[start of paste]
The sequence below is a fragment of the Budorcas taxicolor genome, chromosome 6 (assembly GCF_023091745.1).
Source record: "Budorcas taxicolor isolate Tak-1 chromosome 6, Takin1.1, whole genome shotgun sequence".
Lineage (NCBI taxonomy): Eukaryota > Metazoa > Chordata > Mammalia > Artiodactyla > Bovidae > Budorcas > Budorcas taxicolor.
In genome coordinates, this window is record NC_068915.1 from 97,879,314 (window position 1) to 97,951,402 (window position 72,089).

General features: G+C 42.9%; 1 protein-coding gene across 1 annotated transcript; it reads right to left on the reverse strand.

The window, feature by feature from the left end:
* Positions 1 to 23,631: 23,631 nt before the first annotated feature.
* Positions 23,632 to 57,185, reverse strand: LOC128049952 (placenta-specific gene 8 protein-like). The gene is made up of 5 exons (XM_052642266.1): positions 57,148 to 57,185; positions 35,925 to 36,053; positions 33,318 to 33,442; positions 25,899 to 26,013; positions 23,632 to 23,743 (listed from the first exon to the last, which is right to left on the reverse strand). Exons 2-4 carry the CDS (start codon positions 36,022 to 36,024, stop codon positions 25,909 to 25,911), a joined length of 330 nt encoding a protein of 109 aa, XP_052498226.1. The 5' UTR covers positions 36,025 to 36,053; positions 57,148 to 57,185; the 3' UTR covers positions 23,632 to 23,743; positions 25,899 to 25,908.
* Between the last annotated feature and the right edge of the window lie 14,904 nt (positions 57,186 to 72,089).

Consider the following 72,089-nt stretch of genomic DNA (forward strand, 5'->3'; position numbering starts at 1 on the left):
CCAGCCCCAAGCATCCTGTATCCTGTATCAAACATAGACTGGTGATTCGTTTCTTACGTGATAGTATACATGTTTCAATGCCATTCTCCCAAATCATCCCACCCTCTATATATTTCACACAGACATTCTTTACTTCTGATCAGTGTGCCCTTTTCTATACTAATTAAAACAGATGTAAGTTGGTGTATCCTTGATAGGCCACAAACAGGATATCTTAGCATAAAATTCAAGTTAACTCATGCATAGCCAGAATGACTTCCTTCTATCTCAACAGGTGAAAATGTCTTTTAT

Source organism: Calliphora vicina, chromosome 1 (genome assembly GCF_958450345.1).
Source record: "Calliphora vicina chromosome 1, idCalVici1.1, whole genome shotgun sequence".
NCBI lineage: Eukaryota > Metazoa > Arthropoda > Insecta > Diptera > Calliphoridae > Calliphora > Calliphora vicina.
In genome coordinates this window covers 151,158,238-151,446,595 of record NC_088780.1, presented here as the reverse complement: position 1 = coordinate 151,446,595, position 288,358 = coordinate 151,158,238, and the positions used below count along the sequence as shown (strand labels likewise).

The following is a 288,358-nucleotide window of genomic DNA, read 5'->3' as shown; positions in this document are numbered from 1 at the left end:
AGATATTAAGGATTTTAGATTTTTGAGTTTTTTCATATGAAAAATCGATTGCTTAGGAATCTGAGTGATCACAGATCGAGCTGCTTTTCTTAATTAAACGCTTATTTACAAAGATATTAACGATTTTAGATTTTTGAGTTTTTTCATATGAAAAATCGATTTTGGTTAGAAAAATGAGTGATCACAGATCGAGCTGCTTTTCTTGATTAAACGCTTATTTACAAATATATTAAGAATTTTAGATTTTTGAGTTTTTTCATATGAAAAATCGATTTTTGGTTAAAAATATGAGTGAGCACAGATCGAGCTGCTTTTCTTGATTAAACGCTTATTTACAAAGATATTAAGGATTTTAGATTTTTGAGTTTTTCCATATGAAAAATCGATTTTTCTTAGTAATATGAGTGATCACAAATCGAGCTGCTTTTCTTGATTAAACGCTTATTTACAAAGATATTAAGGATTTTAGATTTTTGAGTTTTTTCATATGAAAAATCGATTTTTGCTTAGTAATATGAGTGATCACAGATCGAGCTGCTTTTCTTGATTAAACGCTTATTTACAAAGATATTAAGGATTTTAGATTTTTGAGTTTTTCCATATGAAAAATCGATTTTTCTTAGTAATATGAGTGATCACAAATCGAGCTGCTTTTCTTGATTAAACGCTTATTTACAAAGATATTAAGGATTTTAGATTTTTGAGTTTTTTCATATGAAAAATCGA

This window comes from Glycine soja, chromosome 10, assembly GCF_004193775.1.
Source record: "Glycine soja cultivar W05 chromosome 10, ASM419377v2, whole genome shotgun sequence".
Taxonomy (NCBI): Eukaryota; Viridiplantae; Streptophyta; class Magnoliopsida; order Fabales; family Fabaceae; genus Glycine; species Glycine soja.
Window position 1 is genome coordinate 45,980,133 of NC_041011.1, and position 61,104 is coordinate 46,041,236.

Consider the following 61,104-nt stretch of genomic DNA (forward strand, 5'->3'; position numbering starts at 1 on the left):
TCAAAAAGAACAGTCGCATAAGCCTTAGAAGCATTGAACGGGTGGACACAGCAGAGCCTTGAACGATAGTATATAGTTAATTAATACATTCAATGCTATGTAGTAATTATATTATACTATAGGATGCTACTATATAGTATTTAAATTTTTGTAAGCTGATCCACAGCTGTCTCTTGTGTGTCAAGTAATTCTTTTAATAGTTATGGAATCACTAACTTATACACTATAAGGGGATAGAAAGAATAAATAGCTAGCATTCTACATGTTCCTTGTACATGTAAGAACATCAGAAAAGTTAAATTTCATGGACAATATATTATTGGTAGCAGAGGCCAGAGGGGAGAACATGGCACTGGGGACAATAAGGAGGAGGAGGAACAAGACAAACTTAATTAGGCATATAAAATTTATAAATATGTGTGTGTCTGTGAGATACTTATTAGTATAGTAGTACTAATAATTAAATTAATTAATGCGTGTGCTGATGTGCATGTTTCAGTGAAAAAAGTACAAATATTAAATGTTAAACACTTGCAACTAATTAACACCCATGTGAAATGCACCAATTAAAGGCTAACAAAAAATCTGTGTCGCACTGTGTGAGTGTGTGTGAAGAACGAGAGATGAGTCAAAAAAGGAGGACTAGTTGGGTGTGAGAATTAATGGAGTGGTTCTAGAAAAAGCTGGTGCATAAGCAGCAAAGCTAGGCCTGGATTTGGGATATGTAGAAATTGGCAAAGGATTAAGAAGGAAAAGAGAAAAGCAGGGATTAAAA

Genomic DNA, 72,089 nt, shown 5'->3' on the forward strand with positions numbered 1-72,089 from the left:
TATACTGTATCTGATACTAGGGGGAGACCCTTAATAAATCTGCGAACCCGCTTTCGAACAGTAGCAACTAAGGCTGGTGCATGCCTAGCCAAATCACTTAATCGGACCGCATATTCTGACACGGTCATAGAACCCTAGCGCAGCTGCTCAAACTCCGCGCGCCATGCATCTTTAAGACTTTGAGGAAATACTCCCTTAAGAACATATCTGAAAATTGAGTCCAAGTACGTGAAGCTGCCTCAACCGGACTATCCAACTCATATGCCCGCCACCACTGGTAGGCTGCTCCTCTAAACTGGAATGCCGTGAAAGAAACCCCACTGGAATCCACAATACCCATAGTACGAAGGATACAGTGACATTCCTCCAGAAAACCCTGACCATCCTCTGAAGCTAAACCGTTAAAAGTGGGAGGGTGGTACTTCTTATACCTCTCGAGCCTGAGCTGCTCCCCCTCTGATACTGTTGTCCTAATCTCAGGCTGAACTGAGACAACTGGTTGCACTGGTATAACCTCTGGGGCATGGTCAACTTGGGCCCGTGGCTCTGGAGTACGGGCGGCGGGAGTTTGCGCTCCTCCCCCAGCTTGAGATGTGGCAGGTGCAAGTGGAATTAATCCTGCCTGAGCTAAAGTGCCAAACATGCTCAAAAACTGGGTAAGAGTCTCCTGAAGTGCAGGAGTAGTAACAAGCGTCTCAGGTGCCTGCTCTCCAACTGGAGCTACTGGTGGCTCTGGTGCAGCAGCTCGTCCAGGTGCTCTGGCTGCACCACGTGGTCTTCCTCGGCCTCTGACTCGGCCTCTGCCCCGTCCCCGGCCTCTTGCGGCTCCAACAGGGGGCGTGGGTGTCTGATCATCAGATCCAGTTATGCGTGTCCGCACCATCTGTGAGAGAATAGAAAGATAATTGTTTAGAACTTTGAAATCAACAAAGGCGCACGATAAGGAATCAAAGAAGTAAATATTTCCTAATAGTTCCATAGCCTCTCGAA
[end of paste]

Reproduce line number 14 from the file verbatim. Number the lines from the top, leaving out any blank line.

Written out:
NCBI lineage: Eukaryota > Metazoa > Arthropoda > Insecta > Diptera > Calliphoridae > Calliphora > Calliphora vicina.